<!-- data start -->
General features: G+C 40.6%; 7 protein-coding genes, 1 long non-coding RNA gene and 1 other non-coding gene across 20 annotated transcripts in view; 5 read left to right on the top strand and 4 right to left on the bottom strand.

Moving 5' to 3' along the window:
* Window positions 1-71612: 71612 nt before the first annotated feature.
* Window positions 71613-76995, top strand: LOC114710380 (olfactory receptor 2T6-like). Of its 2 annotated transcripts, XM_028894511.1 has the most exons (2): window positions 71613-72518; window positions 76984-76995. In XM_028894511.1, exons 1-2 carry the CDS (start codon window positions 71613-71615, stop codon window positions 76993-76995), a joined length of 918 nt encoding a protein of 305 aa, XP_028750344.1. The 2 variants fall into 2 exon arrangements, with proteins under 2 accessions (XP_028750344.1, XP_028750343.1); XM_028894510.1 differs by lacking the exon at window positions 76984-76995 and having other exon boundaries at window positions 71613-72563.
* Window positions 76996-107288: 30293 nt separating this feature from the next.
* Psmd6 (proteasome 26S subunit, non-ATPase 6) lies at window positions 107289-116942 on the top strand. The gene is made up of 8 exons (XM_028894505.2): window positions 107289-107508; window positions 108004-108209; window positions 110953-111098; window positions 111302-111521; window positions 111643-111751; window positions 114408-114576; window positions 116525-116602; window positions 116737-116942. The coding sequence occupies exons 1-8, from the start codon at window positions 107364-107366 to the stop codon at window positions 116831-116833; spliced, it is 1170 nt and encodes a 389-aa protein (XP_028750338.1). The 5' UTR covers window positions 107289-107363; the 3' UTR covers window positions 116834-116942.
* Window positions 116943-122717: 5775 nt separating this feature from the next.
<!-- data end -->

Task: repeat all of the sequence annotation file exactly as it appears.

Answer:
General features: G+C 40.6%; 7 protein-coding genes, 1 long non-coding RNA gene and 1 other non-coding gene across 20 annotated transcripts in view; 5 read left to right on the top strand and 4 right to left on the bottom strand.

Moving 5' to 3' along the window:
* Window positions 1-71612: 71612 nt before the first annotated feature.
* Window positions 71613-76995, top strand: LOC114710380 (olfactory receptor 2T6-like). Of its 2 annotated transcripts, XM_028894511.1 has the most exons (2): window positions 71613-72518; window positions 76984-76995. In XM_028894511.1, exons 1-2 carry the CDS (start codon window positions 71613-71615, stop codon window positions 76993-76995), a joined length of 918 nt encoding a protein of 305 aa, XP_028750344.1. The 2 variants fall into 2 exon arrangements, with proteins under 2 accessions (XP_028750344.1, XP_028750343.1); XM_028894510.1 differs by lacking the exon at window positions 76984-76995 and having other exon boundaries at window positions 71613-72563.
* Window positions 76996-107288: 30293 nt separating this feature from the next.
* Psmd6 (proteasome 26S subunit, non-ATPase 6) lies at window positions 107289-116942 on the top strand. The gene is made up of 8 exons (XM_028894505.2): window positions 107289-107508; window positions 108004-108209; window positions 110953-111098; window positions 111302-111521; window positions 111643-111751; window positions 114408-114576; window positions 116525-116602; window positions 116737-116942. The coding sequence occupies exons 1-8, from the start codon at window positions 107364-107366 to the stop codon at window positions 116831-116833; spliced, it is 1170 nt and encodes a 389-aa protein (XP_028750338.1). The 5' UTR covers window positions 107289-107363; the 3' UTR covers window positions 116834-116942.
* Window positions 116943-122717: 5775 nt separating this feature from the next.